“People have their opinion about my reaction to things. I consider myself more a realist than an alarmist,” said Dr. Anthony Fauci on CNN.
I know what he means. I’m also a realist. I accept life for what it is.
To me, the glass is neither half-full nor half-empty; instead, the glass is merely filled with water and it probably tastes refreshing. I believe that my actions and perceptions are based on the sum of my experiences. If I can’t use my own resources to solve a problem, then I assume the problem cannot be solved. (That rarely occurs as I find solutions to nearly everything.)
Political scientists affirm that realism plays a part in pandemic survival.
“The virus quickly spread across the globe through all levels and sectors of society from nursing homes to aircraft carriers. The pandemic has truly left no place to hide, though sheltering in place has been one attempt to do so.”
“Perhaps it is not surprising that realism now is benefitting from a revival of sorts: first, as a response to the conditions of global complexity and precarity that preceded and contributed to the COVID-19 crisis, and now to the crisis itself.”– E-International Relations, June 2020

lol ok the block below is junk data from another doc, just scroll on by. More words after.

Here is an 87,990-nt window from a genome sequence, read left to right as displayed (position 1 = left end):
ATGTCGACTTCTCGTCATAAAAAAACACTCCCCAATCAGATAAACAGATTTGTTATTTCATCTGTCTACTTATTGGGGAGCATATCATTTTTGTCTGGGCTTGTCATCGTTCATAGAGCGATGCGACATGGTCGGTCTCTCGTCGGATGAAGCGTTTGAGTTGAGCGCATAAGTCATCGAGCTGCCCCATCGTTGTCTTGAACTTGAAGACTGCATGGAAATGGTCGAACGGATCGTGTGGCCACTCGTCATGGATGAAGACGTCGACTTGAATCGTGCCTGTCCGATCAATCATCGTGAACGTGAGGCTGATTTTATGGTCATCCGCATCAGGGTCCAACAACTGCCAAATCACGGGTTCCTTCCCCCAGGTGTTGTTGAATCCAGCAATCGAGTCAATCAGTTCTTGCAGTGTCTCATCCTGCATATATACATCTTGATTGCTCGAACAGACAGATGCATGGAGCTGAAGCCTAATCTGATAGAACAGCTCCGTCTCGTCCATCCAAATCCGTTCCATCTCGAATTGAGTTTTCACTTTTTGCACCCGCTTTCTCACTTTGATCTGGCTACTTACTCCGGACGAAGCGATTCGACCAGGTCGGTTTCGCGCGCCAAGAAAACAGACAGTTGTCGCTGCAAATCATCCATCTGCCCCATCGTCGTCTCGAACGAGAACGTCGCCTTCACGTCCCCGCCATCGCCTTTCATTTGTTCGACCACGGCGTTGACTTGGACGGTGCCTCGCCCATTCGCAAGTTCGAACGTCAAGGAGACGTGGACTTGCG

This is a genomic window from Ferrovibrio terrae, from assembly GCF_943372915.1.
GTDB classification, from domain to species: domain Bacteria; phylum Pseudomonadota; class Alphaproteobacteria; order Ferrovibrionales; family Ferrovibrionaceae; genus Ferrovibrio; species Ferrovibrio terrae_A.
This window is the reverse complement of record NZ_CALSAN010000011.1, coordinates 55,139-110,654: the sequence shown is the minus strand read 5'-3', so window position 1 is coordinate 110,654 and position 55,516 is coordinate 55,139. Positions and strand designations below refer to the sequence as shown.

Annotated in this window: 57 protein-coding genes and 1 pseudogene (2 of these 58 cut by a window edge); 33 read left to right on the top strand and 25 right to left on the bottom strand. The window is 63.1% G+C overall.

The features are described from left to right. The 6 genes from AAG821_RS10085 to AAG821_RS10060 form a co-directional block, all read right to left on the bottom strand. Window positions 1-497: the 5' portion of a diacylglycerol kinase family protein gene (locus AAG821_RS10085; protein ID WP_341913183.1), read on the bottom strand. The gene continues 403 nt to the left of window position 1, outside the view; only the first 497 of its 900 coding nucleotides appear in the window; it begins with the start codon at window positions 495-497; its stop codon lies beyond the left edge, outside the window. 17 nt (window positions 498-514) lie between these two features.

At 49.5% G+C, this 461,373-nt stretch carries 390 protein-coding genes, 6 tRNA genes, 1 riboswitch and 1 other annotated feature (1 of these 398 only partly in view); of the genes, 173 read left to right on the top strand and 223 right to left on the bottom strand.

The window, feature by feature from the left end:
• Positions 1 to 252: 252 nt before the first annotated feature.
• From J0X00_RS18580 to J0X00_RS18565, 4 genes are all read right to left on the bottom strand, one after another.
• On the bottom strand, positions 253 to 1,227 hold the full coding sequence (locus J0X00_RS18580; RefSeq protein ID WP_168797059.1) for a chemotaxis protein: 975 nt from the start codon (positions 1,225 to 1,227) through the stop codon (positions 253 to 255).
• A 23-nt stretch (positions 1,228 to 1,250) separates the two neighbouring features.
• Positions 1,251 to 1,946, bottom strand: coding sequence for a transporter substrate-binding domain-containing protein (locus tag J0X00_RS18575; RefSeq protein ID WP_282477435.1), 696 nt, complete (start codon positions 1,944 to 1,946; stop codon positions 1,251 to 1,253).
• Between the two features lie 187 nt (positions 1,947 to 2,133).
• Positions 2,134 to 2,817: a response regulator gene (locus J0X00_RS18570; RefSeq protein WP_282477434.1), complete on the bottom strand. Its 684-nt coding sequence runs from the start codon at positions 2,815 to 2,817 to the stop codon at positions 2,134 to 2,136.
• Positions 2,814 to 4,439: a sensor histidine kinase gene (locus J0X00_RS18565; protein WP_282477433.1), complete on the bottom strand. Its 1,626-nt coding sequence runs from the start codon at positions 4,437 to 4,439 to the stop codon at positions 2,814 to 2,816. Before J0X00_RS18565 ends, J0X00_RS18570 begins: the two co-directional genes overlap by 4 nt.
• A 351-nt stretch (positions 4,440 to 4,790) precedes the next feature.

It can be argued that the only way for a country, state, or community to protect its citizenry and defeat the virus is through self-reliance, a key tenet of realism.
“How states responded and continue to respond to the pandemic turned out to be textbook realism. While occasionally paying lip service to regional and international cooperation, the defining characteristic… has been self-help. This is evident from militarization of borders, to the quest for artificial respirators.”– The Jerusalem Post, March 2020
As government mandates and business guidelines are enacted on the importance of wearing masks, the benefits of social distancing, the hygiene of hand washing, and other science-based measures to fight the virus, I don’t think it’s helpful to be overly optimistic or pessimistic.
Either you accept the science and believe people who share scientific evidence — or you don’t believe them. If the latter, please be safe.